DUBAI, United Arab Emirates -- Just a year after the global downturn derailed Dubai's explosive growth, the city is now so swamped in debt that it's asking for a six-month reprieve on paying its bills -- causing a drop on world markets yesterday, and raising questions about Dubai's reputation as a magnet for international investment.
The fallout came swiftly after a Wednesday statement that Dubai's main development engine, Dubai World, would ask creditors for a "standstill" on paying back its $60 billion debt until at least May.
The company's real-estate arm, Nakheel -- whose projects include the palm-shaped island in the Persian Gulf -- shoulders the bulk of money due to banks, investment houses and outside development contractors.
WHITE ELEPHANT: Critics say Palm Jumeirah, a manmade group of islands, is emblematic of Dubai's financial overreach. It wants a reprieve on its $60 billion debt.
In total, the state-backed networks nicknamed Dubai Inc. are $80 billion in the red, and the emirate needed a bailout earlier this year from its oil-rich neighbor, Abu Dhabi, the capital of the United Arab Emirates.
Markets took the news badly -- with the Dubai woes giving investors twin worries.
In Europe, Britain's FTSE 100, Germany's DAX and the CAC-40 in France opened sharply lower. Earlier, in Asia, the Shanghai index sank 119.19 points, or 3.6 percent, in the biggest one-day fall since Aug. 31. Hong Kong's Hang Seng shed 1.8 percent, to 22,210.41.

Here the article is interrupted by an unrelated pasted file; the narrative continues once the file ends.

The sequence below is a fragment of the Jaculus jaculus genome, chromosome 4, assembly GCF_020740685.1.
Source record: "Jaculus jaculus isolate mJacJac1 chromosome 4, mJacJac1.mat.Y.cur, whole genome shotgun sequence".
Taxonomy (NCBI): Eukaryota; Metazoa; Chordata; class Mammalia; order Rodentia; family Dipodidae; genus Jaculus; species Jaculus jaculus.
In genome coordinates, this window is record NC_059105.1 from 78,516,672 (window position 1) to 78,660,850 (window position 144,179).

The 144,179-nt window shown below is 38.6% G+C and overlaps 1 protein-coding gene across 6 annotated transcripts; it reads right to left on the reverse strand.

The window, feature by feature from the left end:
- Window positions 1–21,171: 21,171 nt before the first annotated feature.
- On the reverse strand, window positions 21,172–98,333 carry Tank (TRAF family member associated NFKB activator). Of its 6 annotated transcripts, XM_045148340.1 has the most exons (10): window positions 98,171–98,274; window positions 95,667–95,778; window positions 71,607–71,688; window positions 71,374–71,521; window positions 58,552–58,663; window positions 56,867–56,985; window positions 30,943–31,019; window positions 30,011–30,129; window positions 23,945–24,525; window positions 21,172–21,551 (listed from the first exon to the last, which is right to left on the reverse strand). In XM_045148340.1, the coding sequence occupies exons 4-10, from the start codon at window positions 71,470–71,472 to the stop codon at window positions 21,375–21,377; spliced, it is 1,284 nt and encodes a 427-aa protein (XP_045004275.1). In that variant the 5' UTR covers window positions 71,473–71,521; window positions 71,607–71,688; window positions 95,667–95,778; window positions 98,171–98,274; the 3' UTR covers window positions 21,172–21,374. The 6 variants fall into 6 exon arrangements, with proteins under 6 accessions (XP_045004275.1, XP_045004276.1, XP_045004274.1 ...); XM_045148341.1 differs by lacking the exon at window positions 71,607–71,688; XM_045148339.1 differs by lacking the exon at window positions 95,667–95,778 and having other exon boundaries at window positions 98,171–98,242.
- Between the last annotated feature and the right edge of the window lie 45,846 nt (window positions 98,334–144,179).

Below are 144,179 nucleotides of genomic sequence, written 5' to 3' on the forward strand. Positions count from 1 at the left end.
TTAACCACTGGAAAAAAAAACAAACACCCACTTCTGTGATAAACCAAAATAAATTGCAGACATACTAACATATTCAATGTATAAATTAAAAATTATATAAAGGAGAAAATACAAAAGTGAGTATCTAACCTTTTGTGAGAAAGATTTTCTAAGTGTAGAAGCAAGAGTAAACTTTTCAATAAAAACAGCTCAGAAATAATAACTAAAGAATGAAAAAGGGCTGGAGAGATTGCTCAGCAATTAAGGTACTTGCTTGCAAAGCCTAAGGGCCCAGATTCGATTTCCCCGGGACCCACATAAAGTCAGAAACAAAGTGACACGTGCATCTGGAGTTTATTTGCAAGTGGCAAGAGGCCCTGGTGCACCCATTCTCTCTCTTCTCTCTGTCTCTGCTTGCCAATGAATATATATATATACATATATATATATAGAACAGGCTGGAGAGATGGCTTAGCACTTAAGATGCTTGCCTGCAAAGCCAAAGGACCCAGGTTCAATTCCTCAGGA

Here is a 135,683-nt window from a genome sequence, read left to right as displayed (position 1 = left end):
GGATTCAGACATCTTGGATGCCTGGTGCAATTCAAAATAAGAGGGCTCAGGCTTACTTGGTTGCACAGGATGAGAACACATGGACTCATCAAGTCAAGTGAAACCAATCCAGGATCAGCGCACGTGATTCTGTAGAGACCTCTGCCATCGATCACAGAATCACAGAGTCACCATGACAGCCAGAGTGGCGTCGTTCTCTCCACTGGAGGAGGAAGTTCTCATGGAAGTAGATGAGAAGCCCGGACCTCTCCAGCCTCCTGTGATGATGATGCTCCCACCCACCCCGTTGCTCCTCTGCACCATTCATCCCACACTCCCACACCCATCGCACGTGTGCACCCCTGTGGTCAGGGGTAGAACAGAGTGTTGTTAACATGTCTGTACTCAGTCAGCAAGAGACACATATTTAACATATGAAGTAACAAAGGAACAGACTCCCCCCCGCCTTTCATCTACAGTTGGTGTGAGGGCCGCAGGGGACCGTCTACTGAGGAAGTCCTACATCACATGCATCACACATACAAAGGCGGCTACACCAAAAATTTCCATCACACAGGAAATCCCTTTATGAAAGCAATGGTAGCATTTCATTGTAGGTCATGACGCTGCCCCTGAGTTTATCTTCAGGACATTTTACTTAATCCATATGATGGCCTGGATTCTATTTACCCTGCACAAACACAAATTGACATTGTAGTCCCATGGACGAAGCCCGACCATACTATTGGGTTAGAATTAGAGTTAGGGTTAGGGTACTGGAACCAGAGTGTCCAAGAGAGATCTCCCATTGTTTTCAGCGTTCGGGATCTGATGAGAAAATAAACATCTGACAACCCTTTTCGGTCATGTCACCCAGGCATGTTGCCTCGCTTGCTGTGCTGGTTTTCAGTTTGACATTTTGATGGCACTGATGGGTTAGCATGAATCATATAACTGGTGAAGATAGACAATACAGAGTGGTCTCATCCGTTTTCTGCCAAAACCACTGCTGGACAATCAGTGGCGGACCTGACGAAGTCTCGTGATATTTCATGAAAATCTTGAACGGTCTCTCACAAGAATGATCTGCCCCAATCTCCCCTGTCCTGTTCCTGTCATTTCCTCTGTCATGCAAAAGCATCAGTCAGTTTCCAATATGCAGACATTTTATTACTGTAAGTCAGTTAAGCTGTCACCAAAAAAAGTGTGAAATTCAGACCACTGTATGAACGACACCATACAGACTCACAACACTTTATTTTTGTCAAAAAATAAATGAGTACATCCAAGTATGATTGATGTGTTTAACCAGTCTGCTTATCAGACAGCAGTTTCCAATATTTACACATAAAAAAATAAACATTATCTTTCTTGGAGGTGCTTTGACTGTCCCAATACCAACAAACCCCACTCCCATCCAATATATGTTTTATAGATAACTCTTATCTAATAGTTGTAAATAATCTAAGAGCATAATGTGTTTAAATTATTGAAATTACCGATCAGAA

"Dubai's standstill announcement . . . was vague, and it remains difficult to discern whether the call for a standstill will be voluntary," said a statement from the Eurasia Group, a Washington-based research group that assesses political and financial risk for foreign investors interested in Dubai.
"If it is not, Dubai World will be going into default, and that will have more serious negative repercussions for Dubai's sovereign debt, Dubai World and market confidence in the UAE in general."
Dubai became the gulf's biggest credit-crunch victim a year ago. But its ruler, Sheik Mohammed bin Rashid Al-Maktoum, had continually dismissed concerns over the city-state's liquidity and claims it overreached during the good times.
When asked about the debt, he confidently assured reporters in a rare meeting two months ago that "we are all right" and "we are not worried," leaving details of a recovery plan anybody's guess.
Then, earlier this month, he told Dubai's critics to "shut up."
"He needs to produce a recovery plan that will be respected by those who want to do business with Dubai," said Simon Henderson, a gulf and energy specialist at the Washington Institute for Near East Policy. "If he does not do it right, Dubai will be a sad place."
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